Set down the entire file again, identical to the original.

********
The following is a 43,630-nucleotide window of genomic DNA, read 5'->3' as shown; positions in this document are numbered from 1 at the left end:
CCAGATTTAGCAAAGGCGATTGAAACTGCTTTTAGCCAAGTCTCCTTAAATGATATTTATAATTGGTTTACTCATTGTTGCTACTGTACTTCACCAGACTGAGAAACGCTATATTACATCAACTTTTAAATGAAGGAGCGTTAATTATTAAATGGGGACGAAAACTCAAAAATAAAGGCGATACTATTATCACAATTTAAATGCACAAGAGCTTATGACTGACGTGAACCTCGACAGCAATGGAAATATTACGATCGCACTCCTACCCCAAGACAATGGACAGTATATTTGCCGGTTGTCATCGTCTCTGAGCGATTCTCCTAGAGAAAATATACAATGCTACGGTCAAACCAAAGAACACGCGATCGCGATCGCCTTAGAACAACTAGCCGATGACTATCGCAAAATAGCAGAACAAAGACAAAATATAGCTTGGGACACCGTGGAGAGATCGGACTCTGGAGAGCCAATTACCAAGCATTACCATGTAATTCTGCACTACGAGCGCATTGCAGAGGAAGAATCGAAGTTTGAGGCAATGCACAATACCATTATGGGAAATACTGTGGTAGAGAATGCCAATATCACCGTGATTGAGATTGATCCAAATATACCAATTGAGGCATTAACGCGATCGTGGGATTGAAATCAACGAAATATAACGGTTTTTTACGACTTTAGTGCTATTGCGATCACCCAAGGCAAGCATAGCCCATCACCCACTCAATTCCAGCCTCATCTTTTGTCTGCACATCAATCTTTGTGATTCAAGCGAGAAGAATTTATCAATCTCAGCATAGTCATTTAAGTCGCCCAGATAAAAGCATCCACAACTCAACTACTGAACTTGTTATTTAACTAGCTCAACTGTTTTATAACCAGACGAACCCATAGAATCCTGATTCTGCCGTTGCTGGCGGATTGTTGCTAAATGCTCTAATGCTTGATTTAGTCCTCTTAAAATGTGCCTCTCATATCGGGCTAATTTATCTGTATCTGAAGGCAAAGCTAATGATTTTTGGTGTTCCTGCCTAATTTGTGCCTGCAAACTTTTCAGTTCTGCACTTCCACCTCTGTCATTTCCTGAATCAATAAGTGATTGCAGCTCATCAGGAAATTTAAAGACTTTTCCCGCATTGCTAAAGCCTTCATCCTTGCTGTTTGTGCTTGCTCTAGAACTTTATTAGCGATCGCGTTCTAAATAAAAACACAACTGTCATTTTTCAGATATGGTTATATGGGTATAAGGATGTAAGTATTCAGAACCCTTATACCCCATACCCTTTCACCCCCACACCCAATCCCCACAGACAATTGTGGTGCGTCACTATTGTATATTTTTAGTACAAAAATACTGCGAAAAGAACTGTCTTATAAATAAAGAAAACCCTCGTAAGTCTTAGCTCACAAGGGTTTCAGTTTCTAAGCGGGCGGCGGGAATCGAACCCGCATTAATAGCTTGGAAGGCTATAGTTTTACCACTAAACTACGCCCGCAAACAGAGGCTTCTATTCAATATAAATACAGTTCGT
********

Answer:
The following is a 43,630-nucleotide window of genomic DNA, read 5'->3' as shown; positions in this document are numbered from 1 at the left end:
CCAGATTTAGCAAAGGCGATTGAAACTGCTTTTAGCCAAGTCTCCTTAAATGATATTTATAATTGGTTTACTCATTGTTGCTACTGTACTTCACCAGACTGAGAAACGCTATATTACATCAACTTTTAAATGAAGGAGCGTTAATTATTAAATGGGGACGAAAACTCAAAAATAAAGGCGATACTATTATCACAATTTAAATGCACAAGAGCTTATGACTGACGTGAACCTCGACAGCAATGGAAATATTACGATCGCACTCCTACCCCAAGACAATGGACAGTATATTTGCCGGTTGTCATCGTCTCTGAGCGATTCTCCTAGAGAAAATATACAATGCTACGGTCAAACCAAAGAACACGCGATCGCGATCGCCTTAGAACAACTAGCCGATGACTATCGCAAAATAGCAGAACAAAGACAAAATATAGCTTGGGACACCGTGGAGAGATCGGACTCTGGAGAGCCAATTACCAAGCATTACCATGTAATTCTGCACTACGAGCGCATTGCAGAGGAAGAATCGAAGTTTGAGGCAATGCACAATACCATTATGGGAAATACTGTGGTAGAGAATGCCAATATCACCGTGATTGAGATTGATCCAAATATACCAATTGAGGCATTAACGCGATCGTGGGATTGAAATCAACGAAATATAACGGTTTTTTACGACTTTAGTGCTATTGCGATCACCCAAGGCAAGCATAGCCCATCACCCACTCAATTCCAGCCTCATCTTTTGTCTGCACATCAATCTTTGTGATTCAAGCGAGAAGAATTTATCAATCTCAGCATAGTCATTTAAGTCGCCCAGATAAAAGCATCCACAACTCAACTACTGAACTTGTTATTTAACTAGCTCAACTGTTTTATAACCAGACGAACCCATAGAATCCTGATTCTGCCGTTGCTGGCGGATTGTTGCTAAATGCTCTAATGCTTGATTTAGTCCTCTTAAAATGTGCCTCTCATATCGGGCTAATTTATCTGTATCTGAAGGCAAAGCTAATGATTTTTGGTGTTCCTGCCTAATTTGTGCCTGCAAACTTTTCAGTTCTGCACTTCCACCTCTGTCATTTCCTGAATCAATAAGTGATTGCAGCTCATCAGGAAATTTAAAGACTTTTCCCGCATTGCTAAAGCCTTCATCCTTGCTGTTTGTGCTTGCTCTAGAACTTTATTAGCGATCGCGTTCTAAATAAAAACACAACTGTCATTTTTCAGATATGGTTATATGGGTATAAGGATGTAAGTATTCAGAACCCTTATACCCCATACCCTTTCACCCCCACACCCAATCCCCACAGACAATTGTGGTGCGTCACTATTGTATATTTTTAGTACAAAAATACTGCGAAAAGAACTGTCTTATAAATAAAGAAAACCCTCGTAAGTCTTAGCTCACAAGGGTTTCAGTTTCTAAGCGGGCGGCGGGAATCGAACCCGCATTAATAGCTTGGAAGGCTATAGTTTTACCACTAAACTACGCCCGCAAACAGAGGCTTCTATTCAATATAAATACAGTTCGT